couple of months ago an American TV network interviewed me for a story about “mammoni,” the “mamma’s boy” phenomenon of Italians lingering at home indefinitely.
I’ve lived in Italy for nearly a decade, and the reporters said they wanted an “American” perspective. Part of me thinks their curiosity was piqued by my having married an Italian man, a sort of ex-mammone.
In January, Public Administration Minister Renato Brunetta recommended a national law forcing kids to leave home after age 18 after a Bergamo court ordered a divorced father to continue subsidizing his 32-year-old daughter. Brunetta called subsidized children “bamboccioni,” or “big babies.” Would such a law work? the reporter asked.
The problem, I replied, is both cultural and financial. Economically speaking, most young adults with jobs can’t afford to live on their own. Italian salaries are low, particularly when compared to rent and cost of living expenses in a city such as Rome.
If forced to survive on my salary, I’d probably need to get a roommate or move into a tiny flat, I told her. Marriage helps.
It’s no surprise many young Italians live with one roommate or more, or just decide to stay home. If they live in the same city as their parents, it’s usually the latter.
The other problem is that Italian parents aren’t exactly pushing their kids to get that first job or a taste of responsibility. A recent study suggested 59 percent of all Italians between 18 and 34 still live at home (the European Union norm is 29 percent). Culturally speaking, an Italian mother would never tell her 18-year-old, “Either get a job or you’re out of the house!” Instead, most Italian parents prefer to support their children through college — or until he or she lands that “big” or “dream” job, which unfortunately often never comes. As a result of the waiting (and the lack of prodding), a generation of over-grown kids knows only home, unaware of the basics of self-sufficiency.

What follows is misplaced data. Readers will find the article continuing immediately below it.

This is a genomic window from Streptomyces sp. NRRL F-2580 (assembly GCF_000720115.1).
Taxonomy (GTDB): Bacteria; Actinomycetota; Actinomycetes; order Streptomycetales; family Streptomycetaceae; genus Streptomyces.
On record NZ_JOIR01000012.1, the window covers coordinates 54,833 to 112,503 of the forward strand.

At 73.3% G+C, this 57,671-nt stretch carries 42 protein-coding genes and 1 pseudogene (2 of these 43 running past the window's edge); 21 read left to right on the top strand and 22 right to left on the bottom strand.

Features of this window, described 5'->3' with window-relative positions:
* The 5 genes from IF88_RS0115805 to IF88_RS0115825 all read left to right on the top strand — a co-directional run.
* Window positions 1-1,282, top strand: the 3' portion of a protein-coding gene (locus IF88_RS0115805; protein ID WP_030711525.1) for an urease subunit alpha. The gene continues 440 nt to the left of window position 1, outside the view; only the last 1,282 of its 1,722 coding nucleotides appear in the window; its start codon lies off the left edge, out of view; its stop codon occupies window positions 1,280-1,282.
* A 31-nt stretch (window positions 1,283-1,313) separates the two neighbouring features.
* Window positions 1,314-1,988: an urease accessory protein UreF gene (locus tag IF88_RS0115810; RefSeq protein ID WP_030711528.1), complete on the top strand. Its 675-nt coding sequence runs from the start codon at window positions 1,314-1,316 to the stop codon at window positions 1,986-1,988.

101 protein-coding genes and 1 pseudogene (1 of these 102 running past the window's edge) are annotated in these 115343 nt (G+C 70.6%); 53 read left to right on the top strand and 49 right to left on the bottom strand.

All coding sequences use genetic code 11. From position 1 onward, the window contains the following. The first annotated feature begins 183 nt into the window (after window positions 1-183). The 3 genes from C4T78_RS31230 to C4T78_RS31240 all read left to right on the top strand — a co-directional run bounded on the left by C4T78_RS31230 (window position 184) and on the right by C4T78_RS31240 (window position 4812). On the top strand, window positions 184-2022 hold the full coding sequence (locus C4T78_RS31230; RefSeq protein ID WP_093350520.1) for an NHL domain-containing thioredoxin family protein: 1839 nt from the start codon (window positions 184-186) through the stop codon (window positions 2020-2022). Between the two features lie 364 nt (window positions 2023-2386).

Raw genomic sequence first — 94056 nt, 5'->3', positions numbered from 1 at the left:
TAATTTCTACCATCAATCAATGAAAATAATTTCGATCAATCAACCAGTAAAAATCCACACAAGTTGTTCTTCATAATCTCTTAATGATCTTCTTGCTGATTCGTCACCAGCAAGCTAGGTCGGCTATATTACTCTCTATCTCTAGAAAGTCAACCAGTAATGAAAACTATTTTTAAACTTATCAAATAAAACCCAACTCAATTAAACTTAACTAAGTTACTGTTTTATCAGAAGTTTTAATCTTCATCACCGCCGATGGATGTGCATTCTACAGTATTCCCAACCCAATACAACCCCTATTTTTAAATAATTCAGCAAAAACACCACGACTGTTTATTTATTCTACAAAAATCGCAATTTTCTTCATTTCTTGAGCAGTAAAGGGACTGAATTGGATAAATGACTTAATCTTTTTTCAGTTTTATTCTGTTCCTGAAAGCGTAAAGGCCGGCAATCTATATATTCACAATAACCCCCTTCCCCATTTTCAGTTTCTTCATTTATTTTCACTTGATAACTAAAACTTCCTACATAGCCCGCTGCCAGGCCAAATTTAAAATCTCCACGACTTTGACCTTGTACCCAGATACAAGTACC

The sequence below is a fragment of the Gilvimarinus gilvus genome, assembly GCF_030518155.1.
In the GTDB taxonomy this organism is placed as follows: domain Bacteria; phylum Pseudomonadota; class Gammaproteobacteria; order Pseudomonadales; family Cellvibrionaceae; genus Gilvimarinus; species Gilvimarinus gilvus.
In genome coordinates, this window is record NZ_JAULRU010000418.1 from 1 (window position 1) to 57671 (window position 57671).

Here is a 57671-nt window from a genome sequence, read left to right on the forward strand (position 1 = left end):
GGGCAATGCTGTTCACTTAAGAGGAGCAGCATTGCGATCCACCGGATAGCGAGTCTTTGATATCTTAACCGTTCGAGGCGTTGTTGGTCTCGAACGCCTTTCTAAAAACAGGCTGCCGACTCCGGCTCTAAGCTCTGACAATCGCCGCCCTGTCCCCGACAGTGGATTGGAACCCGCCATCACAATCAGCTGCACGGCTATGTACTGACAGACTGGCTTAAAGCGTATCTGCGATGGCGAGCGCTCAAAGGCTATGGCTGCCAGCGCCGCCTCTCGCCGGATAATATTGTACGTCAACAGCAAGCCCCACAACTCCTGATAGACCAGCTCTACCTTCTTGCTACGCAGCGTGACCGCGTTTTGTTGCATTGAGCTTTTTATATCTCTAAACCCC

The United States promotes a completely different approach. By and large, teenagers itch for part-time jobs to win economic independence, and the freedom of action it implies (admittedly, the recession hasn’t helped).
I remember the looks on the faces of my Italian husband’s family when I told them about the job I held as 16-year-old, working part-time in a sub shop making sandwiches. Since the “submarine” sandwiches don’t exist in Italy, the closest thing I could think to tell them was that I worked in a paninoteca, the Italian for sandwich shop. After school, I basically flipped burgers and made grilled sandwiches like the guys at the paninoteca concession stands do in Rome. They looked mortified. “You mean like the Bangladeshis?” In Rome, many lunch-truck guys are from India or Bangladesh.
Just for kicks, I also told them about my second and third part-time jobs, which helped pay for my gas money, car insurance and entertainment. I worked at Dairy Queen and later at a shop similar to Starbucks. “You worked in a gelateria and then in a bar as a barista?” By the looks on their faces I could tell they were very confused. “But didn’t you go to college?” one of them asked.
They just couldn’t grasp why I’d take such jobs instead of just living at home and focusing on school. They also couldn’t figure out why my parents weren’t subsidizing my teenage life and college years.
I began a long explanation about the importance of work, even if it meant taking a temporary, non-dream job. Temporary meant temporary, I told them; a means to an end, a way to earn some money, a strategy to help build up a résumé.
“That’s the point that’s missing here,” I finally told the journalist. It’s not that there aren’t jobs in Italy, just that many young adults (not all) refuse to take just “any job” because they know mother will always be there to support them.
Ignazio La Russa, the country’s defense minister, proved the point by immediately ridiculing Brunetta’s suggestion. “I was at home with my parents until I was 27, when I got married,” he said. “I expect my daughter will do the same.”